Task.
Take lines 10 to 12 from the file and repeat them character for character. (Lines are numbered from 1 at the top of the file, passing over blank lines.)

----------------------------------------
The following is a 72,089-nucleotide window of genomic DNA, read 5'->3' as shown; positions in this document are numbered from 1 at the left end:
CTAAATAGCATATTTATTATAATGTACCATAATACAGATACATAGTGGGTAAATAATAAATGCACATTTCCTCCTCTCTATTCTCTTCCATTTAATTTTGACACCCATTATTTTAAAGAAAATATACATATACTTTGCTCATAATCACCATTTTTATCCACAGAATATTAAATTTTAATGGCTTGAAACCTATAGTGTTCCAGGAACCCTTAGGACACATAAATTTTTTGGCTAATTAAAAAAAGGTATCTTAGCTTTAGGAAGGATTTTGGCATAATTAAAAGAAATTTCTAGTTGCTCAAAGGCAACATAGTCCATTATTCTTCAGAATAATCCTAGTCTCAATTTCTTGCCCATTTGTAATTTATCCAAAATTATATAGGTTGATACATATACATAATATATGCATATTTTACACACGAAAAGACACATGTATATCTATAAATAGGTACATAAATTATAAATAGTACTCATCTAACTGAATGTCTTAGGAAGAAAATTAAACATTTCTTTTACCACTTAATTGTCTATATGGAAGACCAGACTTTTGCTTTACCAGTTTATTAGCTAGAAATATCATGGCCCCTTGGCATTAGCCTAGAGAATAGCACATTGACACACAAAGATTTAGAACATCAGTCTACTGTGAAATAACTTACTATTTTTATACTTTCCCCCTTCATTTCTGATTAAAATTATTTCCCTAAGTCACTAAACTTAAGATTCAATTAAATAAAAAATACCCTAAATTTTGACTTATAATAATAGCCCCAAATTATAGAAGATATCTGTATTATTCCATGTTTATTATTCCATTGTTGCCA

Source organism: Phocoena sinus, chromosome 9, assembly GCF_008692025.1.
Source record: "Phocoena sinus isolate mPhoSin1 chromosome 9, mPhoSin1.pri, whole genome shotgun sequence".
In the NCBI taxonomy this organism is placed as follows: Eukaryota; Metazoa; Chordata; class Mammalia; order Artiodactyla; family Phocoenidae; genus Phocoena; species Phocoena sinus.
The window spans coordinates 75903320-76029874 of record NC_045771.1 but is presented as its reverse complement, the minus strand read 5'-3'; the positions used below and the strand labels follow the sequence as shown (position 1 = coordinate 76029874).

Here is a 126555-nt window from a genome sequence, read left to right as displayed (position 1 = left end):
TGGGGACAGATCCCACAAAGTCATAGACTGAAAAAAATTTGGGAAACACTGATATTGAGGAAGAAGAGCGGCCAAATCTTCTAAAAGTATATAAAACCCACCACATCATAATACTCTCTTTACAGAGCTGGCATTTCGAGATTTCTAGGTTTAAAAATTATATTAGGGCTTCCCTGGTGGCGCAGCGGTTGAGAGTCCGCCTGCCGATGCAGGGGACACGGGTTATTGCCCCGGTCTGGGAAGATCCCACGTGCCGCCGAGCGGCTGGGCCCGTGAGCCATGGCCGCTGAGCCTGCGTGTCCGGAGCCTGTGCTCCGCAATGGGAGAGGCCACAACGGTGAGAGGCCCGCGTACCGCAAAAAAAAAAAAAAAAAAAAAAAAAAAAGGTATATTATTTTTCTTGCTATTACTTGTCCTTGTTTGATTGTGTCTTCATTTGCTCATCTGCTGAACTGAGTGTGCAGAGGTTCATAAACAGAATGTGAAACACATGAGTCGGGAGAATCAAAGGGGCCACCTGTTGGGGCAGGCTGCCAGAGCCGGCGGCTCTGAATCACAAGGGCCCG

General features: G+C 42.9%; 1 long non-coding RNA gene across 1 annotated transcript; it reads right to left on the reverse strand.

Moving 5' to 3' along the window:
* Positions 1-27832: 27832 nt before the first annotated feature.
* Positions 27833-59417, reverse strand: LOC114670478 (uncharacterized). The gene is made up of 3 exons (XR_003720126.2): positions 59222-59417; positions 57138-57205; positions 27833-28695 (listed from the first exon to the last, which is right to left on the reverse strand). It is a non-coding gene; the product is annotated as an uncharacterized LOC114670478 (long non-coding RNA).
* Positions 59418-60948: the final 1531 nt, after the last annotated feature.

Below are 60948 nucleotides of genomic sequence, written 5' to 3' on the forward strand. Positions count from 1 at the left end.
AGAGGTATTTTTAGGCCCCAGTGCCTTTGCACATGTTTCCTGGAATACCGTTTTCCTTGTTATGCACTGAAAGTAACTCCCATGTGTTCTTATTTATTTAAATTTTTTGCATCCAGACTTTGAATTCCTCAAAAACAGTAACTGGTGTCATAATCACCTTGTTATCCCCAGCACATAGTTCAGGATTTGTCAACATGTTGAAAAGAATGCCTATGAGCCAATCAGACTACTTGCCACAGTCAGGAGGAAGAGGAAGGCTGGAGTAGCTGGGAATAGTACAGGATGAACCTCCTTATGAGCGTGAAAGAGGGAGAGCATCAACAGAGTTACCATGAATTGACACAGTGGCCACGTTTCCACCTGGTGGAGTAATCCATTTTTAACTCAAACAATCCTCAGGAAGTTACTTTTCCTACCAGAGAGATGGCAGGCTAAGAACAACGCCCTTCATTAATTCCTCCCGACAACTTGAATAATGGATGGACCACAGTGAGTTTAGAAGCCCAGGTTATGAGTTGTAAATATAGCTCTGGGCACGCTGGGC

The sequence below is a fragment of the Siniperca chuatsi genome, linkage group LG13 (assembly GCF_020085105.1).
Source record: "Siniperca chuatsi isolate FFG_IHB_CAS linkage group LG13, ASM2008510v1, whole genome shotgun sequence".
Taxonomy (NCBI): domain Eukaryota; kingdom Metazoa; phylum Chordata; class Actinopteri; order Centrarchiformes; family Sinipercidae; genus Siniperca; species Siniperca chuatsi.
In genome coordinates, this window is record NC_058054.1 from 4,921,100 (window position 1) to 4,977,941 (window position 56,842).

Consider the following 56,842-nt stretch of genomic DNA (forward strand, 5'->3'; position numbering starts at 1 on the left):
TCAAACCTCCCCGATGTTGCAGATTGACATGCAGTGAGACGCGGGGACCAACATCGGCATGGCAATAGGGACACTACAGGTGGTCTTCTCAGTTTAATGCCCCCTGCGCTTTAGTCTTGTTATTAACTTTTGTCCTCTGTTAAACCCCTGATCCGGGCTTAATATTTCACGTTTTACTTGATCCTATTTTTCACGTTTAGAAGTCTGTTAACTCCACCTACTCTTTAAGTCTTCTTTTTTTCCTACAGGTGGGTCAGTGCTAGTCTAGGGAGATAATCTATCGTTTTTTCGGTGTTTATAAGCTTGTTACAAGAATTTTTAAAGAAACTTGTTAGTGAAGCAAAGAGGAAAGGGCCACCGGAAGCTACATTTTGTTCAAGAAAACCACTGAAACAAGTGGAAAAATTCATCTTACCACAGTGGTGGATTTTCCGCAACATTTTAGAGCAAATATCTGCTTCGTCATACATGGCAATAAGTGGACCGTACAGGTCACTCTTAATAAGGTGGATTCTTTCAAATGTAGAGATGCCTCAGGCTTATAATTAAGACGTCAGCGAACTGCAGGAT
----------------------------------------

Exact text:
Moving 5' to 3' along the window:
* Positions 1-27832: 27832 nt before the first annotated feature.
* Positions 27833-59417, reverse strand: LOC114670478 (uncharacterized). The gene is made up of 3 exons (XR_003720126.2): positions 59222-59417; positions 57138-57205; positions 27833-28695 (listed from the first exon to the last, which is right to left on the reverse strand). It is a non-coding gene; the product is annotated as an uncharacterized LOC114670478 (long non-coding RNA).